On Nov. 14, 2016, Alaska Airlines flew the first commercial flight from Seattle, Washington, to Washington, District of Columbia, powered, in part, by a new renewable fuel made of wood waste. This flight was the culmination of a five-year, $39.6 million AFRI research and education project, the Northwest Advanced Renewables Alliance (NARA), led by Washington State University. Launched in 2011, NARA advanced research into biofuels and biochemicals, fostered the Northwest regional biofuel industry, and helped educate tomorrow’s workforce on renewable energy. The harvested residues used to make fuel for this flight came from forests owned by the Muckleshoot Indian Tribe in Washington and the Confederated Salish Kootenai Tribes in Montana. The resulting biofuel, created by industrial partner Gevo, is chemically indistinguishable from jet fuel derived from fossil fuel. NARA is one of seven NIFA-funded regional bioenergy Coordinated Agricultural Project (CAP) grants that are attempting to help industries break our nation’s dependence on fossil fuels and reduce their carbon footprint.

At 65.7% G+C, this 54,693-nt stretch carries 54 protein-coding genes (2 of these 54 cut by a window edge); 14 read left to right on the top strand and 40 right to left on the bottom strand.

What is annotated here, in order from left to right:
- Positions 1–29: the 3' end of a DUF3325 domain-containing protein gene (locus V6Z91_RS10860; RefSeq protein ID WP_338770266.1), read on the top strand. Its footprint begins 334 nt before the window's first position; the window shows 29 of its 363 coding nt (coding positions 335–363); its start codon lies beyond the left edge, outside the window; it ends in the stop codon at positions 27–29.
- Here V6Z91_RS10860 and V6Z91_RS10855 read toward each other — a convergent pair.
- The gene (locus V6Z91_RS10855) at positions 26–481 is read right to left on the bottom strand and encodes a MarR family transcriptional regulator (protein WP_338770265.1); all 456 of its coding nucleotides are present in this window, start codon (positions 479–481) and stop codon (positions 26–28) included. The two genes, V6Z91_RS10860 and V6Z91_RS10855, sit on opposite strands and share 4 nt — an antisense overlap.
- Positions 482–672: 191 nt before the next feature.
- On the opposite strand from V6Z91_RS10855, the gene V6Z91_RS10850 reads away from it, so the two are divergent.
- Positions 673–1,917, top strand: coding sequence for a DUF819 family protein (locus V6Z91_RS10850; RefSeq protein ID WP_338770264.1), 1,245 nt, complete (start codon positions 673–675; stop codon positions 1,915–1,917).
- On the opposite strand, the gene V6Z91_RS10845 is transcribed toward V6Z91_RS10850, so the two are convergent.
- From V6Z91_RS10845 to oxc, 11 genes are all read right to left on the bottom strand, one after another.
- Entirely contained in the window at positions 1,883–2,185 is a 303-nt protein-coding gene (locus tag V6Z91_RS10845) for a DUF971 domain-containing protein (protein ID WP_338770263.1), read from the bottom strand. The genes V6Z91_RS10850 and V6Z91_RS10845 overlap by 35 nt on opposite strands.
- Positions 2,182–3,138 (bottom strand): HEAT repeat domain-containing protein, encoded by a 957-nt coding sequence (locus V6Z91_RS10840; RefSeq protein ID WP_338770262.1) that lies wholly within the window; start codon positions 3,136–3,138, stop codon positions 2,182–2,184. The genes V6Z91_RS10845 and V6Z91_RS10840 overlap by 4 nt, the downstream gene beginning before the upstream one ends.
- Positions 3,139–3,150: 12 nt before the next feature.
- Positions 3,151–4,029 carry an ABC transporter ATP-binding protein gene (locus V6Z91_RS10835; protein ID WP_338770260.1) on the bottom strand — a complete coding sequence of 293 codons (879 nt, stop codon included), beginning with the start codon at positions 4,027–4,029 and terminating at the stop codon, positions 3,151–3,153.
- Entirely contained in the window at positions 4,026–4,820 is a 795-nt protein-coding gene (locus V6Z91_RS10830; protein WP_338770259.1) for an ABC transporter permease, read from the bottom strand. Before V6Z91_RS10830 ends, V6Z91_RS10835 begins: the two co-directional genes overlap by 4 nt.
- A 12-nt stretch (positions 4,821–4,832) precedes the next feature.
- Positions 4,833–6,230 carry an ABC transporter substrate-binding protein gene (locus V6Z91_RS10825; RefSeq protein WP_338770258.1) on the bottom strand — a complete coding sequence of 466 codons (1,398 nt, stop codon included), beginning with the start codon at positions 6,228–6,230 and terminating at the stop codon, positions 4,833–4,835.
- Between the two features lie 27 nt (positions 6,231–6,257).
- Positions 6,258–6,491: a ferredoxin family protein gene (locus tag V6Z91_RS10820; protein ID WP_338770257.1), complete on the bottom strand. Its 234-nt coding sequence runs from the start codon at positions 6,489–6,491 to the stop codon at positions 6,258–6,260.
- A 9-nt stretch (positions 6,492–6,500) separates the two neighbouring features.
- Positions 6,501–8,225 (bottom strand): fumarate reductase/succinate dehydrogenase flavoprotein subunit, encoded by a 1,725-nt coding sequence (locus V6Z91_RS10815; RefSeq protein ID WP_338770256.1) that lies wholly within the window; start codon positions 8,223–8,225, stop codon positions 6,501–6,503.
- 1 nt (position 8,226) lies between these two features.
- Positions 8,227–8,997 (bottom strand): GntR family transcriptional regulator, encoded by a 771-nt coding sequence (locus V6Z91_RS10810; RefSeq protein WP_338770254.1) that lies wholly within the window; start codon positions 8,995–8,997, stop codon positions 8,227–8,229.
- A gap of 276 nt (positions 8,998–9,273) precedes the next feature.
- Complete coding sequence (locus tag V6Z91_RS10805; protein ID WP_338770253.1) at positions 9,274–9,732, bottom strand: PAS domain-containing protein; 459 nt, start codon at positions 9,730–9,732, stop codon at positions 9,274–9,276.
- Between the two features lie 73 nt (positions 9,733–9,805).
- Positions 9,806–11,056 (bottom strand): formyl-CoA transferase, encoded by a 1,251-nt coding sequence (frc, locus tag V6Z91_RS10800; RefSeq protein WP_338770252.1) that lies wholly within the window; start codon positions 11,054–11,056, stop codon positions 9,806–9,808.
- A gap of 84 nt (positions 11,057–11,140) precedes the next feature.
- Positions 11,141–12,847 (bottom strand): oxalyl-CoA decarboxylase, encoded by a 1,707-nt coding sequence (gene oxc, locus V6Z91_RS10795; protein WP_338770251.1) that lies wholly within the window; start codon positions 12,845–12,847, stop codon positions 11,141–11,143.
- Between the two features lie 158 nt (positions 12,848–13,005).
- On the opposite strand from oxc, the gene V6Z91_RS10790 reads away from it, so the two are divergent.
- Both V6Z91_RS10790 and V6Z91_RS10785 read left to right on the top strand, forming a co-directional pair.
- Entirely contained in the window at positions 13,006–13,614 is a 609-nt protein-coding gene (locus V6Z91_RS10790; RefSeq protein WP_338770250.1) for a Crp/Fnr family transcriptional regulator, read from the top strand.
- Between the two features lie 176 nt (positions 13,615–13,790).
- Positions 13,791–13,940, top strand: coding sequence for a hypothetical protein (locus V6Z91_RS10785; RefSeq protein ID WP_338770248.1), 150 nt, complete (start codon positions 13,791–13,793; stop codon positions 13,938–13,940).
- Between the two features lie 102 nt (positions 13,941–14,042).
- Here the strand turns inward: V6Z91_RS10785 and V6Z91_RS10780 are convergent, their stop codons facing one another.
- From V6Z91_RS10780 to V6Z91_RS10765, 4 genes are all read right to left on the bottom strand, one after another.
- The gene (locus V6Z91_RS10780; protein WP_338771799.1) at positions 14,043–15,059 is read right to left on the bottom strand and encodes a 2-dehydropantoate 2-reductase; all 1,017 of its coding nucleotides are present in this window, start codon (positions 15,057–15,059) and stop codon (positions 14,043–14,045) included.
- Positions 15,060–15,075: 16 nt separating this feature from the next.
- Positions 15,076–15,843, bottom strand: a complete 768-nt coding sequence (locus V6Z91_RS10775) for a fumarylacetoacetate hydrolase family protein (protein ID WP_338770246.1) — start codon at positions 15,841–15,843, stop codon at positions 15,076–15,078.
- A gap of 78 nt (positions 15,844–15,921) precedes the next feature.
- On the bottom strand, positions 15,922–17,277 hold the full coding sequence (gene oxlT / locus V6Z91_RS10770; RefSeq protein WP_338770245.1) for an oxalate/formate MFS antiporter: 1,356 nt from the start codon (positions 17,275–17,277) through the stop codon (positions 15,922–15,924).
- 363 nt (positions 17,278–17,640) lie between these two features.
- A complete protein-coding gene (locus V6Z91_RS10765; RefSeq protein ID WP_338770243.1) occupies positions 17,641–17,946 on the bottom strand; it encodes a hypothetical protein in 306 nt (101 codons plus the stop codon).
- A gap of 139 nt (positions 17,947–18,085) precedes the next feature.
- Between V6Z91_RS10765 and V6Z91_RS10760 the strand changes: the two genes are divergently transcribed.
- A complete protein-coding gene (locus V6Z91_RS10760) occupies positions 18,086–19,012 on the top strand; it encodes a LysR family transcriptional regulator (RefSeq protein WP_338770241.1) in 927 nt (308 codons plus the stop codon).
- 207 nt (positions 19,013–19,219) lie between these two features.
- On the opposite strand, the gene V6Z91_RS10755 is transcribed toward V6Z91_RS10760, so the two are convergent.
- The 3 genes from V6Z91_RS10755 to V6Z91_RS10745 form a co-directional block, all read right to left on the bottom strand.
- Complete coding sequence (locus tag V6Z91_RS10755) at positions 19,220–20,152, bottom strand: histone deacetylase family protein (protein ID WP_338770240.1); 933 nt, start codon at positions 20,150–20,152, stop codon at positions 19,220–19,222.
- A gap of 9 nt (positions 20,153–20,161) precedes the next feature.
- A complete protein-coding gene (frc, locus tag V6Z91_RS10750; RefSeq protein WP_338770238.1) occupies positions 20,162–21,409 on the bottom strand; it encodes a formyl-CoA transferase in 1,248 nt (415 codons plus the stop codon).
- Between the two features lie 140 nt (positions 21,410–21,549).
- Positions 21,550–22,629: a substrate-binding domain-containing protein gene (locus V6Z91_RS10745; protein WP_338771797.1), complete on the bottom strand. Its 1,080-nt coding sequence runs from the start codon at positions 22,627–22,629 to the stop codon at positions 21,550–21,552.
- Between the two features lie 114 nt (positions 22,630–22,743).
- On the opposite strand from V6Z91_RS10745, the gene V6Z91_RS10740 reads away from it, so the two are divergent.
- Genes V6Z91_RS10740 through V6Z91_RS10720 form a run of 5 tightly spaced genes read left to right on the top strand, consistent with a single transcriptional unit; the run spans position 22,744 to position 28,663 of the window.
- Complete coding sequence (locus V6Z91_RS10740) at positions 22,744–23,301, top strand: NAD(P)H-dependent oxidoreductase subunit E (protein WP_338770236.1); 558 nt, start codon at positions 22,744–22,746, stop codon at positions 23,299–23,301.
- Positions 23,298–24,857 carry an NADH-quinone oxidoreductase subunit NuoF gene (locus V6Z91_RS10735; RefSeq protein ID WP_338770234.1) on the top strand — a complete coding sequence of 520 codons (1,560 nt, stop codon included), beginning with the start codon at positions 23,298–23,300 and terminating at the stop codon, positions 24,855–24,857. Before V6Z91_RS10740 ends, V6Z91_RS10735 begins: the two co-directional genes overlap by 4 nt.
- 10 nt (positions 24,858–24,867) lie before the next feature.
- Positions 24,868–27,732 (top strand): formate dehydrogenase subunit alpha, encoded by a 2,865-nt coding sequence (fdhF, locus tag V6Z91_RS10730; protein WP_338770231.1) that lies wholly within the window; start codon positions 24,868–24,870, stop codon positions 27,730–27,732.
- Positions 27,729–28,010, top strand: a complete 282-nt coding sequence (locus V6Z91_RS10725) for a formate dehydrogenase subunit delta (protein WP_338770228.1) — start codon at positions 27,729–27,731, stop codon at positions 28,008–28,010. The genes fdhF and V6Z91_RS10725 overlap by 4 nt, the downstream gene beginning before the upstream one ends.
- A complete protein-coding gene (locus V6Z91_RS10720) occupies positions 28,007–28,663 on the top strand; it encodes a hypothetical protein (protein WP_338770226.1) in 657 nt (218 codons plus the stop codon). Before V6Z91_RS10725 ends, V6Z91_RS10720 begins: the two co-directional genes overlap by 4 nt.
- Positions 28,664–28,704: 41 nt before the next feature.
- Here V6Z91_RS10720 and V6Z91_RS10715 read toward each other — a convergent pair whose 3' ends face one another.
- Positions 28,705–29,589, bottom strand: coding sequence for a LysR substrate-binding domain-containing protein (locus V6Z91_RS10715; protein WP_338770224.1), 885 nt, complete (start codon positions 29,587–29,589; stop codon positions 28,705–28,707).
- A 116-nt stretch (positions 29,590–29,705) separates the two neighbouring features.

NIFA originally published this impact in the NIFA 2016 Annual Report. Want to read about more impacts like this? Check out Fresh from the Field, a weekly bulletin showcasing transformative impacts made by grantees funded by NIFA.